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FASTLANES: No more Christmas deaths

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CAGAYAN DE ORO CITY (MindaNews / 27 December)—While most of the world rejoiced in the birth of the Messiah in a manger somewhere at the crossroads between Europe and Asia or the coming in of Santa through holes in the roofs to bring gifts, whatever, war looms in several parts of the world.

We need not look far into Palestine where over a hundred died in airstrikes in central Gaza, but in cool idyllic barangay Can-ayan in Malaybalay City, Bukidnon where 10 souls believed to be members of the communist New People’s Army (NPA) died in armed battle with the Philippine Army.

These deaths happen because there is an active armed conflict. The only way to prevent these from happening is to de-escalate them.

De-escalating armed conflict can either be pursued on humanitarian grounds or for a more sustained political settlement of the sources of the armed conflict.

As a peace advocate, every death of an armed combatant, be they soldiers or rebels, is no cause for celebration. It becomes aggravated when civilian lives are involved.

The deaths in barangay Can-ayan happened because there was an active armed conflict between the government of the Philippines and the NPA, the armed wing of the Communist Party of the Philippines (CPP).

Perhaps, after almost six decades, it is time to ponder and ask where this communist armed conflict has brought us. Perhaps, after almost six decades, it is time for the PH government to exercise its sovereign powers to end this conflict at the peace table.

Last November, Armed Forces of the Philippines (AFP) chief Gen. Romeo Brawner Jr. explained in a PTV 4 documentary the need to finally shift the paradigm of the AFP from internal defense to external defense out of reality and necessity. Gen. Brawner explained that the NPA is a spent force. That the military has tactically and strategically routed its forces.

A former high-ranking cadre of the rebels agrees. Based on the assessment of this former rebel leader and think-tank, the strength of both the legal and underground left is now akin to pre-1970s, or for those familiar with the writings of the late Jose Maria Sison, like the Philippine Society and Revolution, the current state of the revolutionary forces had regressed to “early substage.”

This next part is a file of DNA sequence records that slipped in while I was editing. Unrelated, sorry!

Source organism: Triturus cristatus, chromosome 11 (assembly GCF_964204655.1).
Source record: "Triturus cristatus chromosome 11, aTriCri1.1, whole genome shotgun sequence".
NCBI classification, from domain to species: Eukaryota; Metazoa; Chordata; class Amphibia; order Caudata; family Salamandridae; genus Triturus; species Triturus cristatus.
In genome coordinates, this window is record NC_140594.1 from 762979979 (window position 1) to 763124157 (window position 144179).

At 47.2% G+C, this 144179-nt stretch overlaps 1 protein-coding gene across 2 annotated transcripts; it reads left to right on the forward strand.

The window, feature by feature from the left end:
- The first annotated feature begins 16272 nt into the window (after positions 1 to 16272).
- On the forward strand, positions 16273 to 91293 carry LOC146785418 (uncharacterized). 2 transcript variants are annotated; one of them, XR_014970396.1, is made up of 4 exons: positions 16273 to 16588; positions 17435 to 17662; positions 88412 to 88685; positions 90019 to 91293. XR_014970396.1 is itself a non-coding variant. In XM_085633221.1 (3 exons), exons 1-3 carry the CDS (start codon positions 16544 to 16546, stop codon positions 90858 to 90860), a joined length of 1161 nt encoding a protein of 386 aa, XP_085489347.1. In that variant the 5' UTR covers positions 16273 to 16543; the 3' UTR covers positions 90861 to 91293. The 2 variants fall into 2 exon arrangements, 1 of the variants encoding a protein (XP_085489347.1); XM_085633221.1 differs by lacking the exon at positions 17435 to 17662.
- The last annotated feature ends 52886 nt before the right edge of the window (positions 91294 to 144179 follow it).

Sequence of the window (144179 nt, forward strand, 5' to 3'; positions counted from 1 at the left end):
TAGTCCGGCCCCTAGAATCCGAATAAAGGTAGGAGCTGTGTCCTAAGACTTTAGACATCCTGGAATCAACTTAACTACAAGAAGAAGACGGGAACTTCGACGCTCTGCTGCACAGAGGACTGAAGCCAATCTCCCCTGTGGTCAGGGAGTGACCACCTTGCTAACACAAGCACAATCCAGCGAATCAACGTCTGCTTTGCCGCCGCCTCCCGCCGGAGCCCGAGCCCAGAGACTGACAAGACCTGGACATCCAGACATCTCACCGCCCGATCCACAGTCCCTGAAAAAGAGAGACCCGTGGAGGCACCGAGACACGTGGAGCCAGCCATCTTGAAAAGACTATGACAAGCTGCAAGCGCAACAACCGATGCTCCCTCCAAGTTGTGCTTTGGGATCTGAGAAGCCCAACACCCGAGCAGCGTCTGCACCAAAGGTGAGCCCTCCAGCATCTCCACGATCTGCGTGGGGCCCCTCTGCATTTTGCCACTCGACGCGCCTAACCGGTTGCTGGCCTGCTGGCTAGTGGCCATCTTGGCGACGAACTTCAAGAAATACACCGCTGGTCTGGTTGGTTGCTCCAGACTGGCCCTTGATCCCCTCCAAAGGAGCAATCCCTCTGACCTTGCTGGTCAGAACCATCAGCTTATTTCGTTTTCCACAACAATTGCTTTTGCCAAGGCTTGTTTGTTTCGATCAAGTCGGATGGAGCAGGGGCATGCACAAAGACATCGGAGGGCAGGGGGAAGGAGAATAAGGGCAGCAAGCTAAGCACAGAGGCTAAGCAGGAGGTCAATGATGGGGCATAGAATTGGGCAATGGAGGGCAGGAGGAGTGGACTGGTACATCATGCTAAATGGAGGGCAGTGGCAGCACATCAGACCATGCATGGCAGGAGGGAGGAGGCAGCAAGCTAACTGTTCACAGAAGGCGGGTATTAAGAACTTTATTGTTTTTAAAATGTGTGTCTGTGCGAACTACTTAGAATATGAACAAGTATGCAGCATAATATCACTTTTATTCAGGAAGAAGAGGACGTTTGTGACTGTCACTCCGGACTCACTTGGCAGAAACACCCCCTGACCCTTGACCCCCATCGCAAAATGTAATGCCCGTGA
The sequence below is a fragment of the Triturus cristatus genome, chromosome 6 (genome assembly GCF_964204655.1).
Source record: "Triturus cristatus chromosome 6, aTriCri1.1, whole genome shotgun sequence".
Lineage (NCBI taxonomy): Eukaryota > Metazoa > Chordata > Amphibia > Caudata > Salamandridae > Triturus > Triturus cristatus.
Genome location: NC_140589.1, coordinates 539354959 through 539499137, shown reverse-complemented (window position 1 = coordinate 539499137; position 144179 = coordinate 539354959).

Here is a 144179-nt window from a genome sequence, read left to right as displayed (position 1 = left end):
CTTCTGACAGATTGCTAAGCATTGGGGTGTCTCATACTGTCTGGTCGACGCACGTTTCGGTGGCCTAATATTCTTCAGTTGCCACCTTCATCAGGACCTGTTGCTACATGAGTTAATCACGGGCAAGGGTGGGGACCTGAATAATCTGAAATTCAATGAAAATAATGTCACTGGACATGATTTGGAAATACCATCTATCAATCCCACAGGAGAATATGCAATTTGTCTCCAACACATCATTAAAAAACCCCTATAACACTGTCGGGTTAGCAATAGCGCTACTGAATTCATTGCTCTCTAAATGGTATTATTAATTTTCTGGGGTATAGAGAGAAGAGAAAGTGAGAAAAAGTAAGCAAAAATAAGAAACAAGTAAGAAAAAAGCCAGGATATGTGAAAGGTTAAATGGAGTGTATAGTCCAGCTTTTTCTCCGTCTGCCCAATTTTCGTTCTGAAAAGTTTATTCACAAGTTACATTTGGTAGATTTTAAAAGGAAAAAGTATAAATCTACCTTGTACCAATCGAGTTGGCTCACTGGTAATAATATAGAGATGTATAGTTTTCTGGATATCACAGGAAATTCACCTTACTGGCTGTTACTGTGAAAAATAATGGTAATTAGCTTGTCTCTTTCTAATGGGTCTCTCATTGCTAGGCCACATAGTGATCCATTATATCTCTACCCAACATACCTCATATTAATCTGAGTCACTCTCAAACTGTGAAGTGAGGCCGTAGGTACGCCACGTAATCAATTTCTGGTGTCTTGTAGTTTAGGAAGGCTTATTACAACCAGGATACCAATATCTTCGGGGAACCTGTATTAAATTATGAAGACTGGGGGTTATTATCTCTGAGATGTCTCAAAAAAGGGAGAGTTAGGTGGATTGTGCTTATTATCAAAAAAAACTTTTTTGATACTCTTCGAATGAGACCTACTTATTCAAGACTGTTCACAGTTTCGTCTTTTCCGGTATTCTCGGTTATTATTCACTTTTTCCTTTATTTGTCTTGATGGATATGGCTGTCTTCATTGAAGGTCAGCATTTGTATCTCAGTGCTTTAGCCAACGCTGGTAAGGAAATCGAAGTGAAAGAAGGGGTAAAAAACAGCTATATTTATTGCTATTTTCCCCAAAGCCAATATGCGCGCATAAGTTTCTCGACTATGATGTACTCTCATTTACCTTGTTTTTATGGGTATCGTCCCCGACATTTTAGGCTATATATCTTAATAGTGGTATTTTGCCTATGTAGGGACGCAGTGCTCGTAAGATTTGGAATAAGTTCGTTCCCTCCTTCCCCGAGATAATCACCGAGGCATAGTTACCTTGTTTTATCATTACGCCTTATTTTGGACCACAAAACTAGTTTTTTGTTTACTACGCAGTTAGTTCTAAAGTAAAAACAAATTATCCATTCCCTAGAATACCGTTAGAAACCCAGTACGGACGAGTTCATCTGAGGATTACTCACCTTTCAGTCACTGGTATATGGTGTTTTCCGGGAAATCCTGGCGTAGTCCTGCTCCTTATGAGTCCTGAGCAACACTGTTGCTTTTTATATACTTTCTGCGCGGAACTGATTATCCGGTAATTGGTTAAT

One of the issues debated then by the national democratic left that led to bitter splits in the late 1980s to the early 1990s was whether the armed struggle reached the stage of stalemate, where they thought to have the capacity to seize power and abandon the strategy of encircling the cities from the countryside. A series of blunders by the leadership, like the boycott call to the 1986 snap election, distanced the Philippine left from the popular anti-dictatorship movement. A bloody internal purge that resulted in the execution of around a thousand cadres almost decimated the underground left in the early 1990s.

(The CPP was established by Sison on Dec. 26, 1968. Its armed wing, the NPA, was established on March 29, 1969.)

Heightened Chinese aggression in the West Philippine Sea (WPS) and geopolitics have also necessitated the shift of the AFP to external defense. With the internal threat to the republic put out, it is high time to focus government resources on building a credible national defense against external aggression.

We welcome President Bongbong Marcos’s pitches on peace. First, he had outlined an amnesty program for rebels returning to the fold of the law. Then, the joint statement of the government and the communist rebels on their intention to resume peace negotiations.

Both these pitches to peace have been dismissed by the vice president.

We ask: Are we not yet fed up with Filipinos killing fellow Filipinos?

We understand where the vice president is coming from. No more threats from the rebels, no justification for intelligence, and confidential funds. Right?

A broad peace constituency of groups and individuals who genuinely want peace must evolve. This movement must bring the interest of peace to the front and center of this PBBM administration’s agenda.

I long for the time when people of no political color take the stage to demand peace and say no to whatever destabilization attempts. This movement may be latent, maybe just there, waiting to bloom.

We need fire starters and leaders for this. Anyone?

Meanwhile, we reiterate our wish, our aspiration to an end to Christmas deaths.

[The writer, a former journalist, is the convenor of Pinoy Aksyon (Pilipino Aksyon for Governance and the Environment). He can be reached by email: bency.ellorin@gmail.com.]

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